Performance tuning guidance for Storm on HDInsight and Azure Data Lake Storage Gen1

Understand the factors that should be considered when you tune the performance of an Azure Storm topology. For example, it's important to understand the characteristics of the work done by the spouts and the bolts (whether the work is I/O or memory intensive). This article covers a range of performance tuning guidelines, including troubleshooting common issues.


Tune the parallelism of the topology

You might be able to improve performance by increasing the concurrency of the I/O to and from Data Lake Storage Gen1. A Storm topology has a set of configurations that determine the parallelism:

  • Number of worker processes (the workers are evenly distributed across the VMs).
  • Number of spout executor instances.
  • Number of bolt executor instances.
  • Number of spout tasks.
  • Number of bolt tasks.

For example, on a cluster with 4 VMs and 4 worker processes, 32 spout executors and 32 spout tasks, and 256 bolt executors and 512 bolt tasks, consider the following:

Each supervisor, which is a worker node, has a single worker Java virtual machine (JVM) process. This JVM process manages 4 spout threads and 64 bolt threads. Within each thread, tasks are run sequentially. With the preceding configuration, each spout thread has 1 task, and each bolt thread has 2 tasks.

In Storm, here are the various components involved, and how they affect the level of parallelism you have:

  • The head node (called Nimbus in Storm) is used to submit and manage jobs. These nodes have no impact on the degree of parallelism.
  • The supervisor nodes. In HDInsight, this corresponds to a worker node Azure VM.
  • The worker tasks are Storm processes running in the VMs. Each worker task corresponds to a JVM instance. Storm distributes the number of worker processes you specify to the worker nodes as evenly as possible.
  • Spout and bolt executor instances. Each executor instance corresponds to a thread running within the workers (JVMs).
  • Storm tasks. These are logical tasks that each of these threads run. This does not change the level of parallelism, so you should evaluate if you need multiple tasks per executor or not.

Get the best performance from Data Lake Storage Gen1

When working with Data Lake Storage Gen1, you get the best performance if you do the following:

  • Coalesce your small appends into larger sizes (ideally 4 MB).
  • Do as many concurrent requests as you can. Because each bolt thread is doing blocking reads, you want to have somewhere in the range of 8-12 threads per core. This keeps the NIC and the CPU well utilized. A larger VM enables more concurrent requests.

Example topology

Let’s assume you have an 8 worker node cluster with a D13v2 Azure VM. This VM has 8 cores, so among the 8 worker nodes, you have 64 total cores.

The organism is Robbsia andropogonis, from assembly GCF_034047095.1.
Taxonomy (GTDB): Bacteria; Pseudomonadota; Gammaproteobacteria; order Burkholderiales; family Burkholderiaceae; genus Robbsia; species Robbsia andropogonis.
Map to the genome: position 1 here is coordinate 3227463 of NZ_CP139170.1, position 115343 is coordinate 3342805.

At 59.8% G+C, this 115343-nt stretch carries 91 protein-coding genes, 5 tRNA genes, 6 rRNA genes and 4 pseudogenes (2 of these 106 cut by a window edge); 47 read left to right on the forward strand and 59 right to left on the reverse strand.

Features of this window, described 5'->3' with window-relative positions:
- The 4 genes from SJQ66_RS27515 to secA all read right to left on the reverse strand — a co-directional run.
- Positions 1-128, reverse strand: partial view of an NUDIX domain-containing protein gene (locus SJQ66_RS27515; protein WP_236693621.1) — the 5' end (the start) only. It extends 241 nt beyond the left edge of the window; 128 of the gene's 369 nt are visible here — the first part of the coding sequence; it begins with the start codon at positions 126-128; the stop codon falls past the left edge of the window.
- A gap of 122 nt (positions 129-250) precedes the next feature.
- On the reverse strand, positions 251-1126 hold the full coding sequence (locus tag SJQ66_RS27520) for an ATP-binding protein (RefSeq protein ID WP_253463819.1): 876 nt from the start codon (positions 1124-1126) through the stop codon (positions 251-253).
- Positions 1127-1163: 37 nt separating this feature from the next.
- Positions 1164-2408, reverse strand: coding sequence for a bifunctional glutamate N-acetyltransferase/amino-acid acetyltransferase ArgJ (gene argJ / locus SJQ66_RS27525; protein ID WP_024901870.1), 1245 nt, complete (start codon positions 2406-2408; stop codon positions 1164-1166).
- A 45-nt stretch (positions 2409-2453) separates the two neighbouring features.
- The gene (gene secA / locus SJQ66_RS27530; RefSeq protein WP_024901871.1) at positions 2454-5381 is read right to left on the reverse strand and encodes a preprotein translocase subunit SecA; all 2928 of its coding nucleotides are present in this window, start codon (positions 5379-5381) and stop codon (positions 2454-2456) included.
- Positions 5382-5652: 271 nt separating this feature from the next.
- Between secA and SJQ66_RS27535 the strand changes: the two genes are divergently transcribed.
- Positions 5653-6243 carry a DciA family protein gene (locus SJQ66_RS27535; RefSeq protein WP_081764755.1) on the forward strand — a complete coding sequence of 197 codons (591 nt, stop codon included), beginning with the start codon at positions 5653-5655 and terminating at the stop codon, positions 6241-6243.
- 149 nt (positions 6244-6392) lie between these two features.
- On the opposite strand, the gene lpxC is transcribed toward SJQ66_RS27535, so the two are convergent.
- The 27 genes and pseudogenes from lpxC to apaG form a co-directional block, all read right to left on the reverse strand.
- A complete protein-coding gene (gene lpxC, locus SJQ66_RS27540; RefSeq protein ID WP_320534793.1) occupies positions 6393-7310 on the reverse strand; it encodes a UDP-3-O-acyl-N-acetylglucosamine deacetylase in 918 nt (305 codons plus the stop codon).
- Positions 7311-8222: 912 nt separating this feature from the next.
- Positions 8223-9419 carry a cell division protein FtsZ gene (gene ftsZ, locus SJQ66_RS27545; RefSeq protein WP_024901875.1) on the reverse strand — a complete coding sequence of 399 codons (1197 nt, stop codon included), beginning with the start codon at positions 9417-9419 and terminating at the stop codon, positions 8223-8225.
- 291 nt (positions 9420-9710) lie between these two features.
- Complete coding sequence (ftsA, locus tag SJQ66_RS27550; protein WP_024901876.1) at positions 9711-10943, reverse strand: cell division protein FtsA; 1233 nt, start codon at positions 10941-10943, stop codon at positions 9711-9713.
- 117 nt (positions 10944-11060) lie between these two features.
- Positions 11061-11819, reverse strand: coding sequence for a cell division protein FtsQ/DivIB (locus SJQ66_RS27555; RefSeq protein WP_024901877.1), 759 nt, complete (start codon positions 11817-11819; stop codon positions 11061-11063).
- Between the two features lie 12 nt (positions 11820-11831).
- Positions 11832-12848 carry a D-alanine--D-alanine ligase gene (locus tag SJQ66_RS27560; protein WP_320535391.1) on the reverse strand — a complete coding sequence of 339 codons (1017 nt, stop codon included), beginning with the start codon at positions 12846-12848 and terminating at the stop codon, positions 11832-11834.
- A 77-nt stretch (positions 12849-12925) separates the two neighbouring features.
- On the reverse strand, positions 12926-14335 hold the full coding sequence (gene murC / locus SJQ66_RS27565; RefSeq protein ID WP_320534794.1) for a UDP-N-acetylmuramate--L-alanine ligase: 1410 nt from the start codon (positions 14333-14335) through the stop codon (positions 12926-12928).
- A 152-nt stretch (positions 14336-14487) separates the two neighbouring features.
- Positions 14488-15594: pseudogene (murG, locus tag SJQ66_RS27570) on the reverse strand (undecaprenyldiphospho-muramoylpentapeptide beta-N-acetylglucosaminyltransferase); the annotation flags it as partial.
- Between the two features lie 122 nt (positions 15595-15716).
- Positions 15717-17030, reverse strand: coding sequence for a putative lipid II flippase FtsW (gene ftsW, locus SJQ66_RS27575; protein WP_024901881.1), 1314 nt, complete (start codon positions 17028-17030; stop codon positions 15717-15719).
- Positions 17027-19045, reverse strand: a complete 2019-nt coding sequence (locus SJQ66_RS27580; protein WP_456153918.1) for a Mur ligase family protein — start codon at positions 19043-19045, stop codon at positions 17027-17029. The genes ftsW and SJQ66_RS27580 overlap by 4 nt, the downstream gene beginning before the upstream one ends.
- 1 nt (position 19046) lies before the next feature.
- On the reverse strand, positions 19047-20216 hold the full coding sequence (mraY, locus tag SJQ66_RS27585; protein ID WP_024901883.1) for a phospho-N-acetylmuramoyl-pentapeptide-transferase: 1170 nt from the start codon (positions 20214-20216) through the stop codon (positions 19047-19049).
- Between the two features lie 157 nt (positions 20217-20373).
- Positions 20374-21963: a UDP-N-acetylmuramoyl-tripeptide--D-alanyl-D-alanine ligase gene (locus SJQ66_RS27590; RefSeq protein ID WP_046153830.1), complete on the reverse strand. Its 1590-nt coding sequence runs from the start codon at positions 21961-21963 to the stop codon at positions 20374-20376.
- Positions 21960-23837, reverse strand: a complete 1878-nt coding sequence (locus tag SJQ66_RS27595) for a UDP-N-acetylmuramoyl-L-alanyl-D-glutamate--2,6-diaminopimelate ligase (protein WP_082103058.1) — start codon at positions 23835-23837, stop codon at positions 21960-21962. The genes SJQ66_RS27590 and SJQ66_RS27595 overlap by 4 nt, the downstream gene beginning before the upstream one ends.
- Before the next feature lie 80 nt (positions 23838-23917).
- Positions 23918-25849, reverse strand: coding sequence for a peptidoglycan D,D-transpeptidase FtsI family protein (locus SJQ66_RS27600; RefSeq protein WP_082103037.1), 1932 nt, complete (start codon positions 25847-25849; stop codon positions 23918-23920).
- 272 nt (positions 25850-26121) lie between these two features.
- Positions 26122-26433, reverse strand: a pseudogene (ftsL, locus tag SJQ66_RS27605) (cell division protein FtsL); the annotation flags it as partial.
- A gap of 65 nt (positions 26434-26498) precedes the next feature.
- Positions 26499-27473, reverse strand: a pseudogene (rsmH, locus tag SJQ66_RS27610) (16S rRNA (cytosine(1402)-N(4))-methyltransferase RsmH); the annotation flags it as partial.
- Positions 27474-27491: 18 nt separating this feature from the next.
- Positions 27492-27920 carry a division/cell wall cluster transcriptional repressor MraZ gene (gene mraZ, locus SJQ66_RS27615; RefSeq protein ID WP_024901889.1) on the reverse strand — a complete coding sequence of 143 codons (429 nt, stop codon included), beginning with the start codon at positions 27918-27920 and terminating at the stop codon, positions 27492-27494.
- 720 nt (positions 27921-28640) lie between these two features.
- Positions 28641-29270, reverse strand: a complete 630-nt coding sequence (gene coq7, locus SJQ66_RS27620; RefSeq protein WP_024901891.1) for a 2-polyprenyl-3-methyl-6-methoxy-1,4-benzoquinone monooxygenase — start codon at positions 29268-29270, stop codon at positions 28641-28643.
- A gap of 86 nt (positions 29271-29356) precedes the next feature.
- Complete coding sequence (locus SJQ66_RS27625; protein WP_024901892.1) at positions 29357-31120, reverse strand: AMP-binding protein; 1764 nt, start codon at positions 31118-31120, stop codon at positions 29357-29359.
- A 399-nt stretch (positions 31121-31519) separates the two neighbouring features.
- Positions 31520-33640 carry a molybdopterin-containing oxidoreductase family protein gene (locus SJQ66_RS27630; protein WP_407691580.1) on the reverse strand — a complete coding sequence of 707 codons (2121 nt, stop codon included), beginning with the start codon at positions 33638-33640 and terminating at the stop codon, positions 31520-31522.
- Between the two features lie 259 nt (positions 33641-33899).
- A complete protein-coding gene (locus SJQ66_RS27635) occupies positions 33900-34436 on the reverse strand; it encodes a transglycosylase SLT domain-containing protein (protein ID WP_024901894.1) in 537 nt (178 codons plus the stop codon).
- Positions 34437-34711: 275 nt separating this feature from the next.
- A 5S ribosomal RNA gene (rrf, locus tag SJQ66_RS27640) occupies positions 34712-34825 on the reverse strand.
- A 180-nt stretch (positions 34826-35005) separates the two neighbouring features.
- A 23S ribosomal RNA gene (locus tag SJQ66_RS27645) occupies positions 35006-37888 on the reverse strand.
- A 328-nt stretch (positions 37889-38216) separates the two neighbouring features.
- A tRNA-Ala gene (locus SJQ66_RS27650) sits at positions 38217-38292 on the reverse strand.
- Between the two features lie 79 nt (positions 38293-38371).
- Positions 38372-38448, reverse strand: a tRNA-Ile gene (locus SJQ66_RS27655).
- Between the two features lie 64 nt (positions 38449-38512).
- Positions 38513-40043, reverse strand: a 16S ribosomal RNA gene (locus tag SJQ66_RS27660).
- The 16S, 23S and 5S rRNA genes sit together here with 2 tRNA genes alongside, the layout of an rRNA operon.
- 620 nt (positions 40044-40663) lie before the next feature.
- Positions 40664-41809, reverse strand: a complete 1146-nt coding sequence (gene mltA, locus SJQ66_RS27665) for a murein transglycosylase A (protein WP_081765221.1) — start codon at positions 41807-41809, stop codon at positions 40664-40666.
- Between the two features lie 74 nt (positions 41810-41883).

Let’s say we do 8 bolt threads per core. Given 64 cores, that means we want 512 total bolt executor instances (that is, threads). In this case, let’s say we start with one JVM per VM, and mainly use the thread concurrency within the JVM to achieve concurrency. That means we need 8 worker tasks (one per Azure VM), and 512 bolt executors. Given this configuration, Storm tries to distribute the workers evenly across worker nodes (also known as supervisor nodes), giving each worker node 1 JVM. Now within the supervisors, Storm tries to distribute the executors evenly between supervisors, giving each supervisor (that is, JVM) 8 threads each.

Tune additional parameters

After you have the basic topology, you can consider whether you want to tweak any of the parameters:

  • Number of JVMs per worker node. If you have a large data structure (for example, a lookup table) that you host in memory, each JVM requires a separate copy. Alternatively, you can use the data structure across many threads if you have fewer JVMs. For the bolt’s I/O, the number of JVMs does not make as much of a difference as the number of threads added across those JVMs. For simplicity, it's a good idea to have one JVM per worker. Depending on what your bolt is doing or what application processing you require, though, you may need to change this number.
  • Number of spout executors. Because the preceding example uses bolts for writing to Data Lake Storage Gen1, the number of spouts is not directly relevant to the bolt performance. However, depending on the amount of processing or I/O happening in the spout, it's a good idea to tune the spouts for best performance. Ensure that you have enough spouts to be able to keep the bolts busy. The output rates of the spouts should match the throughput of the bolts. The actual configuration depends on the spout.
  • Number of tasks. Each bolt runs as a single thread. Additional tasks per bolt don't provide any additional concurrency. The only time they are of benefit is if your process of acknowledging the tuple takes a large proportion of your bolt execution time. It's a good idea to group many tuples into a larger append before you send an acknowledgement from the bolt. So, in most cases, multiple tasks provide no additional benefit.
  • Local or shuffle grouping. When this setting is enabled, tuples are sent to bolts within the same worker process. This reduces inter-process communication and network calls. This is recommended for most topologies.

This basic scenario is a good starting point. Test with your own data to tweak the preceding parameters to achieve optimal performance.

Tune the spout

You can modify the following settings to tune the spout.

  • Tuple timeout: topology.message.timeout.secs. This setting determines the amount of time a message takes to complete, and receive acknowledgement, before it is considered failed.

  • Max memory per worker process: worker.childopts. This setting lets you specify additional command-line parameters to the Java workers. The most commonly used setting here is XmX, which determines the maximum memory allocated to a JVM’s heap.